The one thing young people want their loved ones to know is that when they tell you they are experiencing a compulsion, this does not mean you should panic. When they acknowledge these thoughts and feeling, it’s a good thing. They’re aware that it’s happening and telling you informs their support system. Ask your child how you can support them. If it’s simply lending an ear and letting them take care of themselves, then that is all that is needed.
During restricted living requirements due to COVID-19 state regulations your child may have lost access to outside friends that influence them to engage in risk taking activities. In this case, they may turn to things inside the home that allow them to continue in their habitual behavior. Remove whatever temptations you can from the home environment. Be it food, digital games, devices, the internet etc., it’s truly best to remove them from sight.
Prevent Compulsive Disorders By Reducing Access
If you have a young person in the house that you suspect might be dealing with an uncontrollable compulsive disorder. Put away anything that may tempt them to prevent them from indulging in self destructive habits. Have a conversation with them about what is triggering their compulsions. If you are struggling to get through to them, give us a call to have a conversation about the problems they are experiencing.
Look Out for Signs of PAWS
If your young person has recently stopped a habitual behavior they will experience Post-Acute Withdrawal Syndrome or PAWS. PAWS is the second stage of a withdraw process sometimes following weeks or even months after a chronic compulsive behavior has stopped. This is the brain’s way of attempting to straighten itself out and return to normal functioning.
Symptoms of PAWS include:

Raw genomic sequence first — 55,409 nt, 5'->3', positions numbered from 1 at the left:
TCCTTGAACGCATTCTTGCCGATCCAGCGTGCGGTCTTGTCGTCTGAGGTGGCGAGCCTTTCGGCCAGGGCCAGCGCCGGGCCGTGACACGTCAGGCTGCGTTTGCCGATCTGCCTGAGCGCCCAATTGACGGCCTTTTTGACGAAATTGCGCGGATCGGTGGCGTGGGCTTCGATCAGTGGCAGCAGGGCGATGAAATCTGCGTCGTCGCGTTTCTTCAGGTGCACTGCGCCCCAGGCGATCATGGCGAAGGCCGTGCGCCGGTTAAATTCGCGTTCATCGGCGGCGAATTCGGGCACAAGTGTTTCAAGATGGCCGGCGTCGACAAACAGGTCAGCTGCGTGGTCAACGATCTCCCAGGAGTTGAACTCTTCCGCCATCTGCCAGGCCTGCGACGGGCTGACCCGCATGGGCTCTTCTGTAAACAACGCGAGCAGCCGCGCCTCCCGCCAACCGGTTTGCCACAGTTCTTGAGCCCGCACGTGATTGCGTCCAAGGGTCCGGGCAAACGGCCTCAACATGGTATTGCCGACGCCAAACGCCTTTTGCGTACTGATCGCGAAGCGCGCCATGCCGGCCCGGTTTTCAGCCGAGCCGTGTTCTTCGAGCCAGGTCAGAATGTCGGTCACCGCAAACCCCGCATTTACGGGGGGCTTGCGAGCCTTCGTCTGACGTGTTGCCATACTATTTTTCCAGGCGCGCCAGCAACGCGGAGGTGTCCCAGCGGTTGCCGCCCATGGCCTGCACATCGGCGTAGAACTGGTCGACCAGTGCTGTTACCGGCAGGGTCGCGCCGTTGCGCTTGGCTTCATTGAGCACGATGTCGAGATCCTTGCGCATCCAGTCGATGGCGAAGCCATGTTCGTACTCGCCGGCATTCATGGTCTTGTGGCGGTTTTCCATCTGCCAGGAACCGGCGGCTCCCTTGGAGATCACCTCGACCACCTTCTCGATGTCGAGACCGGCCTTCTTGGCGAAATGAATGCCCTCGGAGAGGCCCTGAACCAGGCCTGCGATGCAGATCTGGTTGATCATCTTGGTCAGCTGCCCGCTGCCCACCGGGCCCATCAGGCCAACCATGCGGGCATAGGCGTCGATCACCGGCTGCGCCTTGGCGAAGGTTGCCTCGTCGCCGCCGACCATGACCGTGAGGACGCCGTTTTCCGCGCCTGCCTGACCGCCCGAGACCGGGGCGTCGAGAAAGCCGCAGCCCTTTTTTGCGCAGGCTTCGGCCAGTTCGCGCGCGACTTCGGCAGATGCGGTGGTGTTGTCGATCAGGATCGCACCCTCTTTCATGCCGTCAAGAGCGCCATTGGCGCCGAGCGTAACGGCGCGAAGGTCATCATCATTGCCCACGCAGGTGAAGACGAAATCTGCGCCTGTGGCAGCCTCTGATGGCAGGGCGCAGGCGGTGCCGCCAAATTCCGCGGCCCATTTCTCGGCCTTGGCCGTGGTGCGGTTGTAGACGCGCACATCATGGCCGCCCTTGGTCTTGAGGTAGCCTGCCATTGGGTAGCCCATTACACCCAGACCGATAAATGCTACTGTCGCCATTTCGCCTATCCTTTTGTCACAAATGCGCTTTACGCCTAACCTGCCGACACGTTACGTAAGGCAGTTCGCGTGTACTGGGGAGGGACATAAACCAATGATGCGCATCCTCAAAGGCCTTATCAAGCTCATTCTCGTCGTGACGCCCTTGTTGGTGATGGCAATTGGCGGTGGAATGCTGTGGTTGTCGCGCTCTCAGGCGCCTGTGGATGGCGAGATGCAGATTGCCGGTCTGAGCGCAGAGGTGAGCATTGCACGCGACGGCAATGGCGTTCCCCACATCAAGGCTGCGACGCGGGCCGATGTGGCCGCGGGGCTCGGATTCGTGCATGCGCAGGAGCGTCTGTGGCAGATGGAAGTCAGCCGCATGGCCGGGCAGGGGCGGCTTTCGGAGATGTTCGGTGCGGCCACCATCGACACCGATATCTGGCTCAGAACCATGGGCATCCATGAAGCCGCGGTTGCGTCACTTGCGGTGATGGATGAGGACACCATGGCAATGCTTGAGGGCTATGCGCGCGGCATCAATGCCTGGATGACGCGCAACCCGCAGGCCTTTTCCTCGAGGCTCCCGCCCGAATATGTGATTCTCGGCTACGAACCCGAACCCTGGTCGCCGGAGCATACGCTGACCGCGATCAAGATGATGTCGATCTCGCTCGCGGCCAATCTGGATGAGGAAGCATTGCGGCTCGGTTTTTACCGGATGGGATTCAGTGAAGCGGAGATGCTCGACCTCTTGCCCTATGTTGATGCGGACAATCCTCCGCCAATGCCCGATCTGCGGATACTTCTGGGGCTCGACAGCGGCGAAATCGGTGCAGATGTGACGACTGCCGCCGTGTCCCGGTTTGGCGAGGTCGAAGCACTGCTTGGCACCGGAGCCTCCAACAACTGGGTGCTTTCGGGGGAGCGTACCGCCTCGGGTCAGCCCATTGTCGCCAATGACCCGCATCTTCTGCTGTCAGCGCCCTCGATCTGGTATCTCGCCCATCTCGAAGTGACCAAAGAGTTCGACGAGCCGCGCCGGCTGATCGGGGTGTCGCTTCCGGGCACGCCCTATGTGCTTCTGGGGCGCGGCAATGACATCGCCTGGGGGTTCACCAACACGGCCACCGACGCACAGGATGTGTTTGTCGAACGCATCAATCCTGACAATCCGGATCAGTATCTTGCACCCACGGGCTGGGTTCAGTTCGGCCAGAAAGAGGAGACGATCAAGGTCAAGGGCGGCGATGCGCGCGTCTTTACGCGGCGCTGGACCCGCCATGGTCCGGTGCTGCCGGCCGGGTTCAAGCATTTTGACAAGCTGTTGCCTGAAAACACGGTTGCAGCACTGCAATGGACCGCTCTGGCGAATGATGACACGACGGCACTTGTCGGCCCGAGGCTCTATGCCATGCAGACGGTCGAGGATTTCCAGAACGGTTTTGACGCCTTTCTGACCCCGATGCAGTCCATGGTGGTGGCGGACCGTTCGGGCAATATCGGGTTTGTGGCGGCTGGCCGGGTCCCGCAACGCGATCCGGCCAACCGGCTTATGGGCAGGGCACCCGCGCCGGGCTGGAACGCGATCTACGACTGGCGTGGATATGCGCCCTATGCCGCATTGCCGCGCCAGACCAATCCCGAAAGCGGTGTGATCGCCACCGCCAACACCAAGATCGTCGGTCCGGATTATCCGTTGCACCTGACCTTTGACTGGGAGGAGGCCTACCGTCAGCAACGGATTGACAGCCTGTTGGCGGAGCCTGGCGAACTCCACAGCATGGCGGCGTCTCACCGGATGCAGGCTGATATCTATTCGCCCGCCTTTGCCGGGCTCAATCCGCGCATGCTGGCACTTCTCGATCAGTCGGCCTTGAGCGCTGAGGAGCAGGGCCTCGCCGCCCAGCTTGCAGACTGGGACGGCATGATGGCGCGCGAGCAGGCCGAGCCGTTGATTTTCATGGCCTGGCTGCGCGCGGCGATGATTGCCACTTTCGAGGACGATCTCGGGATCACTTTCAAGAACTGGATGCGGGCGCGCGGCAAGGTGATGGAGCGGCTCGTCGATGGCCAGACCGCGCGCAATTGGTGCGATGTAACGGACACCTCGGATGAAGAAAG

- Sleep disturbances (hypersomnia or insomnia, appetite disturbances
- Mood swings
- Anhedonia (lack of pleasure in things that used to bring enjoyment)
- Sensitivity to stress
- Lack of focus or initiative
- Trouble remembering things
Don’t Jump To Conclusions When Your Loved One Is Recovering From A Compulsive Disorder
Unfortunately, a lot of these symptoms also look like regular teenage behavior at times. Be careful not to jump to conclusions. We always encourage parents to be sure and take their child the family doctor for a checkup during this time of change.
There are a lot of emotions flying around right now as so many people are experiencing uncertainty, stress, anxiety, depression, boredom, and disrupted schedules. Adolescents are predisposed to feeling their emotions intensely. So we caution parents and guardians about labeling their young person’s moods and activities as habitual unless you have reasonable evidence that points you in that direction.
Your teen has had their entire life turned upside down and now has no solid routine to fall back on. Teens with compulsive disorder issues may have more trouble than others with this. However, behaviors such as sleeping more than usual, or struggling to sleep, eating more than usual, or having appetite disruptions are normal reactions to this change in lifestyle. We are all coping with waves of emotions at different times as best we can. These behaviors alone do not point directly to your teen currently having a severe uncontrollable compulsive disorder.
You’re Not Alone in the Battle Against Compulsive Disorders
If you think your young person might be experiencing PAWS, uncontrollable cravings or medical symptoms, please contact Malaty Therapy for a 20-minute phone consultation at 713-628-3966.
If you need more resources check out The Council on Recovery who can put you in contact with appropriate resources for you and your young person.
Blog Written By: Allie Haydon, LMFT, LPC, LCDC